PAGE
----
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PROBLE1~:S OF FOOD SUPPLY, FOOD HABITS, AND NUTRITION IN CHINA* FEBRUARY ~ I, 1943 At this conference several papers were given on the present food prob- len~s in China, the existing plans for meeting food shortages in other coun- tries after the war, and the ways in which these plans might be adapted in order to give the most effective help possible to China. Mr. Owen Dawson, Agricultural Attache, State Department, discussed the Chinese food supply. At the present time, due to floods, famines, and dis- tribution problems, outstanding shortages are one million tons each of wheat and rice and 300,000 tons of soy beans. These shortages are not distributed evenly over the whole country, however, and compared with pre-war sup- plies, which showed some deficiencies also, there is relatively sufficient food in Free China. The difficulties there are primarily problems of distribution which caused the famines in four areas during the past year. There has been some difficulty in collecting enough food for the army and civilian employees. In Occupied China there are great deficiencies due to poor crops and floods, and in addition there is very little organization to meet the problems of collecting, marketing, storage, and distribution in particular. There is little possibility of sending food to China now, but when it can be sent in they will need quantities of wheat, wheat products, soy beans, and rice, and small quantities of dairy products, meats, marine products, and a few concentrated vitamin supplements. Dr. Gwei-Djen Lu, College of Physicians and Surgeons, Columbia Uni- versity, discussed the particular problems of each of the three parts of China, starting with the informatioin collected before the war. The West, or Free China, used to be a rice-eating region, but because of the influx of people from many other parts of the country now is a region with mixed food habits. There have been only occasional reports of nutritional conditions from Free China recently, but according to the impression of various medical men there were no serious food deficiencies. It is the most fertile country in China. In the north, wheat and maize are the staple foods. Millet and kaoliang (sorghum) are also used. Soy bean products are being used throughout the country. There has been much deficiency in Vitamin D and calcium and some proteins. Past findings were that there was severe Vitamin B and B. de- ficiency in the south, evidenced by chronic and acute beriberi. In addition there were also mild deficiencies in Vitamin A, B complex, and C, although southerners did not get rickets, probably because of the sunshine. There have been several reports since ~937 on Vitamin C deficiency in every part of China. * See minutes of Conference of Committee on Food Habits' February IT2 1943, under same title. 165
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I66 The Problem of Changing Food Habits After Ugly, the data obtained from a nation-wide survey of food made by the Extension Division of the Agriculture Department in Ranking was used to calculate the Vitamin B. intake. The results of the study showed that beriberi was prevalent in the south where the B. intake was below Ho I.U. daily, but did not occur in the north where Vitamin B. intake was over this amount from their staple food, rice or wheat. The acute form of the disease beriberi is precipitated also by the climate in the south. People in this area lose the water soluble vitamins from the body more quickly during the hot days. One of the greatest difficulties in getting sufficient Vitamin B into the diet in the south is that the people cannot eat whole rice. It takes three times as long to cook, does not taste good, causes discomfort, and is incompletely utilized. Grinding is one way to overcome some disadvantages but adults always use rice in grain form. However, a ground rice paste with the ~rita- mins preserved by fractional sterilization, and prepared by adding the juice front cooked greens, was developed for babies who will eat it if they have known nothing else. When a baby is four months old, egg yolk is added to furnish more nutrients, and in some cases cod liver oil, a few drops daily, is supplemented. An experimental attempt to feed boys coming into the factories from the country districts showed that an adequate diet could be furnished even on the extremely meager money allowance. Rice was the mainstay, and if milled without washing it would contain enough Vitamin B. but had to be used immediately to prevent deterioration. Other food requirements were sup- plied by providing vegetables, either sprouted or pickled, and proteins from meat, fish, or eggs. Dr. Lu's suggested solution of the rice problem is that the whole rice with the husk be stored, and partially milled only very shortly' before needed. This would mean that all the large feeding places, particularly those con- trolled by the army, government, schools, and factories, would have to be organized with this plan well understood. The afternoon session of the meeting was devoted to a discussion of the present plans in this country for emergency and long-term feeding, and the possible usefulness of such foods to the Chinese. Dr. Lu thought that the Chinese would be glad to eat the emergency ration * which is being developed, except for the cheese which not over no% would enjoy. She suggested that certain foodstuffs needed in Europe not be sent to eastern Asia, where the people could use other foods. Cocoa, for example, would be preferred by the Europeans. Among the products which will be needed in (China are rice, wheat, peanuts, soy beans, butter, milk or other animal proteins; e.g., eggs and fish products, which will help to correct the serious Vitamin A and-other deficiencies. Vitamin A deficiency occurs at present and even in normal times in almost all areas of the country. Of these needed products, the rice supply in this country is very low at present, while fish meal is used only for fertilizers and the process of making it has not been sufficiently per * See report of the Liaison Session of the Committee on Food Habits, January 23, ~943, "Feeding liberated countries and nutrition education," for description of rations.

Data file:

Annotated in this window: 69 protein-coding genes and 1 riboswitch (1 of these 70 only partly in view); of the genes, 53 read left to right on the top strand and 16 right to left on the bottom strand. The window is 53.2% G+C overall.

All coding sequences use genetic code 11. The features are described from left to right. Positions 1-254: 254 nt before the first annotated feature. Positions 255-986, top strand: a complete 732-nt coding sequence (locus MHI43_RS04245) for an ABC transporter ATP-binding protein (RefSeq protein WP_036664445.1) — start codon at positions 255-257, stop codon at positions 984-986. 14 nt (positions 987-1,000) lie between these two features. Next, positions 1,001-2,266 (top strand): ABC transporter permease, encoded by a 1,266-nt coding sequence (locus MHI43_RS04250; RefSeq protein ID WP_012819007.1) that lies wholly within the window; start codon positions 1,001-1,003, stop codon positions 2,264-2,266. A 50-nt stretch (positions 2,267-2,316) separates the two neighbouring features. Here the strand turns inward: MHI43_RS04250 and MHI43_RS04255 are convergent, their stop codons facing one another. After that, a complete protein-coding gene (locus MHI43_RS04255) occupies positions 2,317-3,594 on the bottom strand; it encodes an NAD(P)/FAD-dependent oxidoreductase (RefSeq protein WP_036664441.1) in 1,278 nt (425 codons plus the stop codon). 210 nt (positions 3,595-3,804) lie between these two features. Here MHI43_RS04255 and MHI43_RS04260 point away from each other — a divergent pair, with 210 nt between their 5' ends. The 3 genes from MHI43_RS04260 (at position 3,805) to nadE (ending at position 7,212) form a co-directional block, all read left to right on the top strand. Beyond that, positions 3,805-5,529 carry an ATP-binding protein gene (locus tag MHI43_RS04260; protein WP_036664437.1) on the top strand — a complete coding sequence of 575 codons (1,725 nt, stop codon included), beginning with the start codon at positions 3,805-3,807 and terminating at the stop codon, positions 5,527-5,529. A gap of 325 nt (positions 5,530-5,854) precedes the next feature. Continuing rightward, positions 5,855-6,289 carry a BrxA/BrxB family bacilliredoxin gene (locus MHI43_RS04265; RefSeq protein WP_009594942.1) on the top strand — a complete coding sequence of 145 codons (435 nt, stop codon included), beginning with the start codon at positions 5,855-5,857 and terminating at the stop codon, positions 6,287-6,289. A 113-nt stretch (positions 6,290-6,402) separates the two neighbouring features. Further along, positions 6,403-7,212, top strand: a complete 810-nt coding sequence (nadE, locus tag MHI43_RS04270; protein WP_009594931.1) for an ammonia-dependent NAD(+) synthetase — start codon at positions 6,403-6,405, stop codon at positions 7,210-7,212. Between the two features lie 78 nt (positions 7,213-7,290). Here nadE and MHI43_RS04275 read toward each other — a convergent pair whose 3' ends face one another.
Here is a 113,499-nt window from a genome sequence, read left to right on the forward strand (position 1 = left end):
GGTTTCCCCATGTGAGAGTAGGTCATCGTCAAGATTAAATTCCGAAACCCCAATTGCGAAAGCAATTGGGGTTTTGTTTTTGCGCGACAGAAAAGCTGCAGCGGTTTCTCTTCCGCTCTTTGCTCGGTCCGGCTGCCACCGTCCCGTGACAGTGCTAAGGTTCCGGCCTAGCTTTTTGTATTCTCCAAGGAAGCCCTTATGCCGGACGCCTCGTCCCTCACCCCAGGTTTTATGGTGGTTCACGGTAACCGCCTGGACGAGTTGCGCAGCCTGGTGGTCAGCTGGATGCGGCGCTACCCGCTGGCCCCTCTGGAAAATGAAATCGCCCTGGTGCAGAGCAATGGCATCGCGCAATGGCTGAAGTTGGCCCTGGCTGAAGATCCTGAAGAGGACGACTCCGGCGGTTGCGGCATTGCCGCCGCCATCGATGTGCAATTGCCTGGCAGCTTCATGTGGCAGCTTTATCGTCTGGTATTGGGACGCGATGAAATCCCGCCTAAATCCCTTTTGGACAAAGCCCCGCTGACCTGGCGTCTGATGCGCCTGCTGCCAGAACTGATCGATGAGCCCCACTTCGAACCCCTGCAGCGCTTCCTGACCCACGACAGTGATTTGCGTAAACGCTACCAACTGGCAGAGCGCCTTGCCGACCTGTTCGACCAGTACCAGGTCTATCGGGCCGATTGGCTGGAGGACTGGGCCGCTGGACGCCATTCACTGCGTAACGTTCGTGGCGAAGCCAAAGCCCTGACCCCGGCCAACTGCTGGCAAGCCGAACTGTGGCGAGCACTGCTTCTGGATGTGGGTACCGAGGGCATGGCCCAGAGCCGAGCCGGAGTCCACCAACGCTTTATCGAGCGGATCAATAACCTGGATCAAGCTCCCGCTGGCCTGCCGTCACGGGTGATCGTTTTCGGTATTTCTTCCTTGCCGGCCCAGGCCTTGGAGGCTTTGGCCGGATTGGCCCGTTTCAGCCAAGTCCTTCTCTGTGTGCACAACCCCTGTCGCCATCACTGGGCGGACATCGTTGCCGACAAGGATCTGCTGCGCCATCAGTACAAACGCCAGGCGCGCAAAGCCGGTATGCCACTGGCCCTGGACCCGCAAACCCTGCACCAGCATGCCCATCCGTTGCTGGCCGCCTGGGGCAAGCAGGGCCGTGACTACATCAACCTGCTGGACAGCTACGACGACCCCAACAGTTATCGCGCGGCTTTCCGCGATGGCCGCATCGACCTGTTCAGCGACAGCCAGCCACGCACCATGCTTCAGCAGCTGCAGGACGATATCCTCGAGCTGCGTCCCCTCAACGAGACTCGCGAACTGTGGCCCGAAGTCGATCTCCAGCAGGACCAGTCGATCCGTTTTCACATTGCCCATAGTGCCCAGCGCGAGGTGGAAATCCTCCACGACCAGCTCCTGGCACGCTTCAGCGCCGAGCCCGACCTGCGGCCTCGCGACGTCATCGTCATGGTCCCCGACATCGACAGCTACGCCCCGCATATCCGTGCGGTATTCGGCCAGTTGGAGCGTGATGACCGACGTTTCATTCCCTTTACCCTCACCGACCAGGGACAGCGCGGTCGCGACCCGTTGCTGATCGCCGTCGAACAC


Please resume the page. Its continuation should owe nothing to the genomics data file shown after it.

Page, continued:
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Food Sup ply, Food Habits, and Nutrition in China ~67 fected to furnish it for human consumption. Dr. Lu suggested that soy beans and peanuts be shipped separately because the Chinese have hundreds of uses for them which would not be possible if they were combined. She thought the best way to meet the egg shortage would be to send laying hens for developing the poultry and egg industry. If eggs are not exported after the war from the large producing centers in Occupied China, there may be plenty for home consumption. Other substitute foods were considered. Bone meal, made from the bone marrow, is used in some combinations in China, and might be a food which would be accumulated in this country as most bone at present goes into animal food or fertilizer. Although millet has better vitamin content than wheat it was not considered a good alternate. There is not a great deal of it and its use is limited. There was some debate over whether wheat should be sent as flour, which would be easier than sending it as grain, and as what kind of flour. Since white flour has been sent into parts of China after other famines, it has higher prestige and a better flavor to the people, so that those who have had it prefer no other kind. There is danger that the white flour habit might be fastened upon the Chinese. Enriched flour is hardly the solution because Chinese methods of cooking wheat flour noodles involve discarding the liquid in which they were boiled. Suggestions for meeting this problem were that data on the percentage of people eating wheat should be collected (as is being done) and that the acceptability of whole wheat might be determined by trying it with Chinese groups in this country.